How to talk about feelings when others find it uncomfortable?

Mar 8, 2022

Mike Korman

I’m a certified coach therapist supporting and guiding those desiring more compassion and connection to themselves and in their relationships. I weave together nonviolent communication and mindfulness.

In Nonviolent Communication we are encouraged to express (and listen for) feelings and needs. Feelings and needs are a central part of what is alive in us in any moment, and when expressed we increase the chances of creating connection between us and others. 

I was asked the other day….

“How can I talk about feelings with other people when doing so is often uncomfortable, people aren’t used to it. How can we handle that?”

Thanks for the question. Here are my reflections…

Assuming that others are available to listen

Talking about our feelings and our needs is a strategy. A strategy is a way of meeting one or more needs (I eat a piece of fish (strategy) to meet my need for nourishment). I find that sharing my feelings and needs with others is a strategy for meeting my needs for connection and self-expression. 

When another person listens to and understands me then my needs for connection and self-expression are met. 

So I need other people in order to meet my needs. Yes, I can on my own meet my needs for connection (self-connection via meditating) and self-expression (painting or playing music). Yet I very much enjoy meeting my needs with the help of others.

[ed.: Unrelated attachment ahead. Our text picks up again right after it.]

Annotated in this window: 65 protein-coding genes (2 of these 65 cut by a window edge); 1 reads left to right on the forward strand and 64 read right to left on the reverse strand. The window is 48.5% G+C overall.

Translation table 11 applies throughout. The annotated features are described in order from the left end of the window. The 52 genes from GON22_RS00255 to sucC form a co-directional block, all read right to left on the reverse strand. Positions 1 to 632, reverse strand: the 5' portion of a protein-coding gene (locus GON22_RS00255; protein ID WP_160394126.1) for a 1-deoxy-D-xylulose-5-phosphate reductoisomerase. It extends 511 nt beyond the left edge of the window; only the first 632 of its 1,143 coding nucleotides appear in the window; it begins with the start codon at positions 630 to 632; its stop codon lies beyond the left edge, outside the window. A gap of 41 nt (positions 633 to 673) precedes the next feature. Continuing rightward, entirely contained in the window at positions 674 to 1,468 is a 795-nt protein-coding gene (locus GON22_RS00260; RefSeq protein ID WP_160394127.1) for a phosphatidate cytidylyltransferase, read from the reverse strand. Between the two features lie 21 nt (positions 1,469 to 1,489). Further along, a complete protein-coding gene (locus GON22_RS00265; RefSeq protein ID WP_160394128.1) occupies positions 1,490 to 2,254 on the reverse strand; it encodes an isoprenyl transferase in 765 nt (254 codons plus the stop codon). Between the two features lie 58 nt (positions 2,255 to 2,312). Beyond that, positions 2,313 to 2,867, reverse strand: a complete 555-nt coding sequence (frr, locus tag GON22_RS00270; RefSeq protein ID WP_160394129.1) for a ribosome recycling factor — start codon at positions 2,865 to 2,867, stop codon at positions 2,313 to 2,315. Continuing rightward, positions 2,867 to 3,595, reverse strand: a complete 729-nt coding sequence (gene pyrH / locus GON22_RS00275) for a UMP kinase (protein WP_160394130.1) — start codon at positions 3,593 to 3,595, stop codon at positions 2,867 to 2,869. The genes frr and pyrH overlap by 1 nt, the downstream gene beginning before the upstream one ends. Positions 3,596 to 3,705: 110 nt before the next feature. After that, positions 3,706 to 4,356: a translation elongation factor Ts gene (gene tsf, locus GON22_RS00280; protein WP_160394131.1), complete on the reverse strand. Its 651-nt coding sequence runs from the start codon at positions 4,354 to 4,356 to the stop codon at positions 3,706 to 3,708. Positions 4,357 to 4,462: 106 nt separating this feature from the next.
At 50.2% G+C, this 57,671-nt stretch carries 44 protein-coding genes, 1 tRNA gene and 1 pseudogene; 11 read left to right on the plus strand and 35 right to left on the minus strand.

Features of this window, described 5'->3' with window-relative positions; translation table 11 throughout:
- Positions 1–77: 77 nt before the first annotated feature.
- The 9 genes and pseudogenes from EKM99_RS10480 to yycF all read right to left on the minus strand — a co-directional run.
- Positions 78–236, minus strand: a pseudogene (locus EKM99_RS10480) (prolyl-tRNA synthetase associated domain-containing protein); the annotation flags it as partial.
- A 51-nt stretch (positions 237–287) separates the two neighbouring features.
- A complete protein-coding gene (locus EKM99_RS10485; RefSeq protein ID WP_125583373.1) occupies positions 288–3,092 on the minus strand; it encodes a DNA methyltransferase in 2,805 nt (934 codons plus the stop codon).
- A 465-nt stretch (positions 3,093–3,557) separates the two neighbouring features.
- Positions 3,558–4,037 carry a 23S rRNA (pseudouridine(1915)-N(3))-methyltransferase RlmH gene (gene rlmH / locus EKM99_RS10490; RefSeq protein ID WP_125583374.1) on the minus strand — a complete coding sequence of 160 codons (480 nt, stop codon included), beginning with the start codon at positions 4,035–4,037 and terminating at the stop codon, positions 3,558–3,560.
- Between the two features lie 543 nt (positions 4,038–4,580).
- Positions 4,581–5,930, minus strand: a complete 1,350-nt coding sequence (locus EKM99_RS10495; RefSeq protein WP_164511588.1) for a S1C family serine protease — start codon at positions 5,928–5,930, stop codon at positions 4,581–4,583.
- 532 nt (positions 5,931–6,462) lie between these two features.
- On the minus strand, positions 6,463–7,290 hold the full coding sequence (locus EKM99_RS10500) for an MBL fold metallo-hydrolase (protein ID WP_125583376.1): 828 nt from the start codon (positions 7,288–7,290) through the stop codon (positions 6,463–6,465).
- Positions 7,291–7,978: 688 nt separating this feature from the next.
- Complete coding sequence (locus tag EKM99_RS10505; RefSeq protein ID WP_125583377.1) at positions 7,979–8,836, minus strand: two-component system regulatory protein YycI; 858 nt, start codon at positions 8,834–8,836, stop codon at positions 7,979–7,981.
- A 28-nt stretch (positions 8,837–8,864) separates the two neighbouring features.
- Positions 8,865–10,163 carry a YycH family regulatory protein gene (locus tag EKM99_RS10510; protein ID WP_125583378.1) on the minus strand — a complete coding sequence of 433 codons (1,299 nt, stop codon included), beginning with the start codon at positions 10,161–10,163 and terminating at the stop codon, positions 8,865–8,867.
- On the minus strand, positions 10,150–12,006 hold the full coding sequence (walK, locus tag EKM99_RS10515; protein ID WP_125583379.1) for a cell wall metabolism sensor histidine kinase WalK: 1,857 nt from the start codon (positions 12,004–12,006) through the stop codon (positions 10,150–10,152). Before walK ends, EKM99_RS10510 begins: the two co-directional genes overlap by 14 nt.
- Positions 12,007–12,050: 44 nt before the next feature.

I enjoy experiencing the interdependence of all human beings. The reality that my actions impact on others and theirs on me. 

In other words, if another is willing to listen to me express myself fully (my feelings and needs) then they are helping me meet my needs. When I experience interdependence I feel open heartedness and compassion arise in me. 

So why am I saying all this? 

Because in my experience it is easy to forget that when people listen to me they are giving me a gift. It is easy to think that people should listen to me if I have something important to say. Especially if those people are my partner, my parents, my good friends.

But when I believe that people should listen to me I am creating a demand on the other person. 

I am coming at them with a demand type of energy – “you need to listen to me now” – and this energy creates resistance in them and it creates dependency in me. It is not the state of consciousness that I want to nourish nor live in. 

So what state of consciousness do I want to live in?

A state of consciousness of interdependence. Where I come from a place that knows that all human needs are of equal importance. And that my well being and your well being are one and the same. When your well-being (needs) are met then my well-being (needs) is also met. 

“The survival of our species depends on our ability to recognise that our well being and the well being of others are in fact one and the same” Marshall Rosenberg


So why am I saying all this? How is this related to the question?

It’s related like this….

In any conversation I have with another whereby I would like to express what is alive in me (feelings and needs) I don’t want to assume that they are available to listen to me. 

I don’t want to demand that they should be able to be with me now. 

I want to come from a consciousness of openness and curiosity. “I would so love to share what’s alive in me now, are you available to listen?” 

Because I know that if I share without asking them and they aren’t available to listen then my needs for connection and self-expression won’t really be met nor will their needs for autonomy (saying “no” when they really want to say “no”) be met.